Finally, it's worth noting the employees on this plan were "relatively educated, high-income consumers" — i.e. white-collar folks with the know-how to sift through complex ideas and paperwork.
So this looks like a pretty good test of whether we can get markets in health care. Sophisticated consumers were made price-sensitive but not put at financial risk, and were given a tool to shop for providers and procedures. So did it work?
Per-patient spending definitely fell — about 15 percent in one year — but not because anyone shopped. People just…didn't go to the doctor. They cut out "potentially valuable care (e.g. preventive services) and potentially wasteful care (e.g. imaging services)" alike. This is not the result we want. If you're sufficiently hell-bent on lowering costs in the health system, you can always just not spend money on people and leave them to fend for themselves. What we want to do is cut spending but maintain quality of care, and the theory is market competition is the means to do that. But in this case, at least, that theory didn't pan out.
"I am a little bit surprised at just how poorly patients were able to do when looking at very similar products, like MRI scans, and with a shopping tool," Jonathan Kolstad, a University of California Berkeley economist and one of the study's co-authors, told Vox. "Two years in, and there's still no evidence they're price shopping."
Nor is this the first time studies have come to this conclusion. "There's a lot of evidence that high deductibles deprive people of access to care and are on the whole not a good thing," Timothy Jost, a Washington and Lee University law professor and a widely recognized ObamaCare expert, told The Week. Which is significant, because the rising costs of health care have been driving a lot of employer-provided plans towards higher deductibles for a while now, and ObamaCare itself allows relatively high deductibles on its exchanges.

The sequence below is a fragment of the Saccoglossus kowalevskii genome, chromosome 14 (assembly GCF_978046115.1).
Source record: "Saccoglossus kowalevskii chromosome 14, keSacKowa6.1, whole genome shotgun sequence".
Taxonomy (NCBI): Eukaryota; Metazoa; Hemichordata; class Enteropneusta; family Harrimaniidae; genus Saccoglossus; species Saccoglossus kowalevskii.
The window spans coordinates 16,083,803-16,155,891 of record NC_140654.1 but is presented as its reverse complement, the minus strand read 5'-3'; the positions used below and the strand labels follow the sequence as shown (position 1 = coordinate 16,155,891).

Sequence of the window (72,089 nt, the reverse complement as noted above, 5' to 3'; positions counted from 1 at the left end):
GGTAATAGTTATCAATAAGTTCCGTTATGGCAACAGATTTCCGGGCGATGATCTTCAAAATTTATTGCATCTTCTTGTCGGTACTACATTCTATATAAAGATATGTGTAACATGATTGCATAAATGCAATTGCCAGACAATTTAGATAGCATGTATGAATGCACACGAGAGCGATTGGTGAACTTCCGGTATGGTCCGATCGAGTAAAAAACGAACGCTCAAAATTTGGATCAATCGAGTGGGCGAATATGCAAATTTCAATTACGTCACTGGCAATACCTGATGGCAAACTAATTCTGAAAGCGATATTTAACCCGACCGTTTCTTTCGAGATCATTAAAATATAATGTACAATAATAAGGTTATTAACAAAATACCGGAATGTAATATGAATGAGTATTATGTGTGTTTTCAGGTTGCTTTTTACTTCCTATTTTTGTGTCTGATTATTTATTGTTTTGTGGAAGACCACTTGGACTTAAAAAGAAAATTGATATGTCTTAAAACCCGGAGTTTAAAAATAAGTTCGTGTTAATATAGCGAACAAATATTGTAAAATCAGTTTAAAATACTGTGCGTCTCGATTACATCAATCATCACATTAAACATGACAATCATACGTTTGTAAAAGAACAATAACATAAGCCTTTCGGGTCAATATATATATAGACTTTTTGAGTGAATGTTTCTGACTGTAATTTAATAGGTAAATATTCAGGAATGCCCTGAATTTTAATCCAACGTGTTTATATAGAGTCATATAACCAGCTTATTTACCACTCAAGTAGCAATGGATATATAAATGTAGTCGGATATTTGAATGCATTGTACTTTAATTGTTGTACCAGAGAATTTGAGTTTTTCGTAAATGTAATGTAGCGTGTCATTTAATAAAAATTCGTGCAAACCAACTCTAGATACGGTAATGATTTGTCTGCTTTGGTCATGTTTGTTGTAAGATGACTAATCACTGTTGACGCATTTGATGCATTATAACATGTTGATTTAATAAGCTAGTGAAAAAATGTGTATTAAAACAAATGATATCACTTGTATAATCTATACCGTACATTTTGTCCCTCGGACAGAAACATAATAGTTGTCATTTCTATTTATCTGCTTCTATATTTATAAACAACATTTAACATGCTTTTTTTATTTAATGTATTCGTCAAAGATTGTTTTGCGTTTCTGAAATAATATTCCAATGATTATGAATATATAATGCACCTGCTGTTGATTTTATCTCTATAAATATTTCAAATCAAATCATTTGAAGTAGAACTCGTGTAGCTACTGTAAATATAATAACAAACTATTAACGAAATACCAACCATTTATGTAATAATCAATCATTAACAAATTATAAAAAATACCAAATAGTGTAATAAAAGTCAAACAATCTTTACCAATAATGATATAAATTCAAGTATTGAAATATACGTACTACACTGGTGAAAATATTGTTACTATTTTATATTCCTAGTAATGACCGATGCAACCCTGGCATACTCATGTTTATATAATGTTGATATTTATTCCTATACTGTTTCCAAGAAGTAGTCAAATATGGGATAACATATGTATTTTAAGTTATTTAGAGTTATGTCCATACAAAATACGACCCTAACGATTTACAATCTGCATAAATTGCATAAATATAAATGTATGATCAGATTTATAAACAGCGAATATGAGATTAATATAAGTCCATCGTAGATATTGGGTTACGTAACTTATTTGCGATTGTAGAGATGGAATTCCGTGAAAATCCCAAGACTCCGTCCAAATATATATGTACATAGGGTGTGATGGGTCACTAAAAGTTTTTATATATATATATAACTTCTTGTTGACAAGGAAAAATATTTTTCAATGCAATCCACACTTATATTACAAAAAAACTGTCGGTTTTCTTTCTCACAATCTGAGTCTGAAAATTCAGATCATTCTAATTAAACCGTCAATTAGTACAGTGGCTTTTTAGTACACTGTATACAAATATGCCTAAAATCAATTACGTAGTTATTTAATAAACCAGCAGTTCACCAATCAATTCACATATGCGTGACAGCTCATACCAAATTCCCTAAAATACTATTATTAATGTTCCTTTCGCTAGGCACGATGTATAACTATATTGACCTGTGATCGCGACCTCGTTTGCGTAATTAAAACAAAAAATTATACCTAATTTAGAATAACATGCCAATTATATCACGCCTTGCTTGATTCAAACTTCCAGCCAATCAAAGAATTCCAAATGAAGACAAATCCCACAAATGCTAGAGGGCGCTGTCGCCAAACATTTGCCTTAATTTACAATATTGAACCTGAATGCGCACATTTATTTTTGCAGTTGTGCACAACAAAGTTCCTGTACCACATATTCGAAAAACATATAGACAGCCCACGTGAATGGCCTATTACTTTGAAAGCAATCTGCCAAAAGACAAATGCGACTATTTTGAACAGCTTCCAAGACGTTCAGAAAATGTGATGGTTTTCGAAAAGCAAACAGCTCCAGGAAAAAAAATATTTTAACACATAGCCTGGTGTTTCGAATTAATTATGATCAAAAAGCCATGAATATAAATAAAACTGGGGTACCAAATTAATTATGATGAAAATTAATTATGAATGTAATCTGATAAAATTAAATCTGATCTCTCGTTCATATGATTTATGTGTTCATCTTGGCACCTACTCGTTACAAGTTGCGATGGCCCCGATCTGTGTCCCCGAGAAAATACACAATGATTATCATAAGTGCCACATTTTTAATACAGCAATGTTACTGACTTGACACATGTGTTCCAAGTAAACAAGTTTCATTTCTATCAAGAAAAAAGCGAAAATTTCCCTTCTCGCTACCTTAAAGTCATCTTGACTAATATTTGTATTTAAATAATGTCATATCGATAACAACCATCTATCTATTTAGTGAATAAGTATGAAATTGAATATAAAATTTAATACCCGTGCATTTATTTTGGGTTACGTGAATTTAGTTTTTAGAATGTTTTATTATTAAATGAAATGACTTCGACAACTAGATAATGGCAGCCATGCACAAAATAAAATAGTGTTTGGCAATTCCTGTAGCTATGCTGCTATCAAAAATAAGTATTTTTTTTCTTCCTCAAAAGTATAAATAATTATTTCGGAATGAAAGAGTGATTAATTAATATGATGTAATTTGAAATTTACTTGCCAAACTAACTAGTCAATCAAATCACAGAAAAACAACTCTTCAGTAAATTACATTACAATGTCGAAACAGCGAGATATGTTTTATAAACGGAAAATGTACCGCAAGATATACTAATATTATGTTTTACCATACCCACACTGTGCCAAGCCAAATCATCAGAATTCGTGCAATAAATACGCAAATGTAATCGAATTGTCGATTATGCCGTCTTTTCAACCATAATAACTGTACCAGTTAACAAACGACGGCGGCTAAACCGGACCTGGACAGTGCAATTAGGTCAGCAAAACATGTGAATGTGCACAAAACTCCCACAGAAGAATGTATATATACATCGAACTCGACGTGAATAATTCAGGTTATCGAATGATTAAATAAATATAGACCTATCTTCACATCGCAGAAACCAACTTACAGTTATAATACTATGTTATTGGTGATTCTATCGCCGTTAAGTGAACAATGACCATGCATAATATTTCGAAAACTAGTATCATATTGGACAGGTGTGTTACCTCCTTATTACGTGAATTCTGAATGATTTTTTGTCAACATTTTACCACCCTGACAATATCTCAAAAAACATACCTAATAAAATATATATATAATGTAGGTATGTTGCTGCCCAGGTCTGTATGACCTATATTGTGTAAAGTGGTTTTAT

Political theorist Corey Robin had a pretty brutal take on ObamaCare and the whole market-oriented push in health care reform, which forces all of us "to spend an inordinate amount of time keeping track of each and every facet of our economic lives," Robin observed. "That, in fact, is the openly declared goal."
"In real (or at least our preferred) life, we do have other, better things to do. We have books to read, children to raise, friends to meet, loved ones to care for, amusements to enjoy."
Even with total price transparency, health insurance is an intrinsically complicated product. There are networks to juggle (maybe your hospital is covered, but not the doctor you had at the hospital), different forms of cost-sharing (if not deductibles, then co-pays), procedures that aren't covered by the plan, and more. And it's a product uniquely plagued by the stresses, fears, and emotional weight of sickness and mortality. A vision of the American health system that assumes people can navigate all that comes close to treating human beings like emotionless economic calculators.
Now, you can argue, and I have myself, that a genuine market could tackle these problems, forcing insurers to make the experience of health care shopping speedy and painless. Maybe we just haven't cracked the code yet, and this study wasn't an adequate test of our ability to do so. That's possible. But it also leaves us gesturing at some theoretical utopia of nimble health innovation and provision that lies just beyond the horizon.
Ironically, it's lefty fans of things like single-payer and all-payer rate-setting who are suggesting we stick with traditional, tried-and-true methods.